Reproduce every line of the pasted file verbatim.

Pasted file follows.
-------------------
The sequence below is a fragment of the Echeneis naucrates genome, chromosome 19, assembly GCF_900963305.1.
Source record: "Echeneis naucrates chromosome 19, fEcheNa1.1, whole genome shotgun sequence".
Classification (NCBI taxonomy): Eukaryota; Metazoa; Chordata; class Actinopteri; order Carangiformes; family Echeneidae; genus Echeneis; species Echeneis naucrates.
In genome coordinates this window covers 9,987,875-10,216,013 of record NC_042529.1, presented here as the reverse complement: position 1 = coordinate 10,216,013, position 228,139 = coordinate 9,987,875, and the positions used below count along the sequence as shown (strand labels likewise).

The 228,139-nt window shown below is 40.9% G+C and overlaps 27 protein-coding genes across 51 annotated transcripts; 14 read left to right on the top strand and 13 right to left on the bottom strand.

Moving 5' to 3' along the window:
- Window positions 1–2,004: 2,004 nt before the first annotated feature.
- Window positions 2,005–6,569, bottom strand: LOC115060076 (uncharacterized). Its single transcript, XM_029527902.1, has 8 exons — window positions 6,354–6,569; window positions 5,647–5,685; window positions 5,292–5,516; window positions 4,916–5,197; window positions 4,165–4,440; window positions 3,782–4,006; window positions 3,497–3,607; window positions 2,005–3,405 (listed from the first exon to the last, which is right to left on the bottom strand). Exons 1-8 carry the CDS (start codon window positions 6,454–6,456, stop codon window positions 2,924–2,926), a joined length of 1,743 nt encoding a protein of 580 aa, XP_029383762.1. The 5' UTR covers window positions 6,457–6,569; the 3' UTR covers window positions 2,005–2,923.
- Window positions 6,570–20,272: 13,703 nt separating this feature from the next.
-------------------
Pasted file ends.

The sequence below is a fragment of the Echeneis naucrates genome, chromosome 19, assembly GCF_900963305.1.
Source record: "Echeneis naucrates chromosome 19, fEcheNa1.1, whole genome shotgun sequence".
Classification (NCBI taxonomy): Eukaryota; Metazoa; Chordata; class Actinopteri; order Carangiformes; family Echeneidae; genus Echeneis; species Echeneis naucrates.
In genome coordinates this window covers 9,987,875-10,216,013 of record NC_042529.1, presented here as the reverse complement: position 1 = coordinate 10,216,013, position 228,139 = coordinate 9,987,875, and the positions used below count along the sequence as shown (strand labels likewise).

The 228,139-nt window shown below is 40.9% G+C and overlaps 27 protein-coding genes across 51 annotated transcripts; 14 read left to right on the top strand and 13 right to left on the bottom strand.

Moving 5' to 3' along the window:
- Window positions 1–2,004: 2,004 nt before the first annotated feature.
- Window positions 2,005–6,569, bottom strand: LOC115060076 (uncharacterized). Its single transcript, XM_029527902.1, has 8 exons — window positions 6,354–6,569; window positions 5,647–5,685; window positions 5,292–5,516; window positions 4,916–5,197; window positions 4,165–4,440; window positions 3,782–4,006; window positions 3,497–3,607; window positions 2,005–3,405 (listed from the first exon to the last, which is right to left on the bottom strand). Exons 1-8 carry the CDS (start codon window positions 6,454–6,456, stop codon window positions 2,924–2,926), a joined length of 1,743 nt encoding a protein of 580 aa, XP_029383762.1. The 5' UTR covers window positions 6,457–6,569; the 3' UTR covers window positions 2,005–2,923.
- Window positions 6,570–20,272: 13,703 nt separating this feature from the next.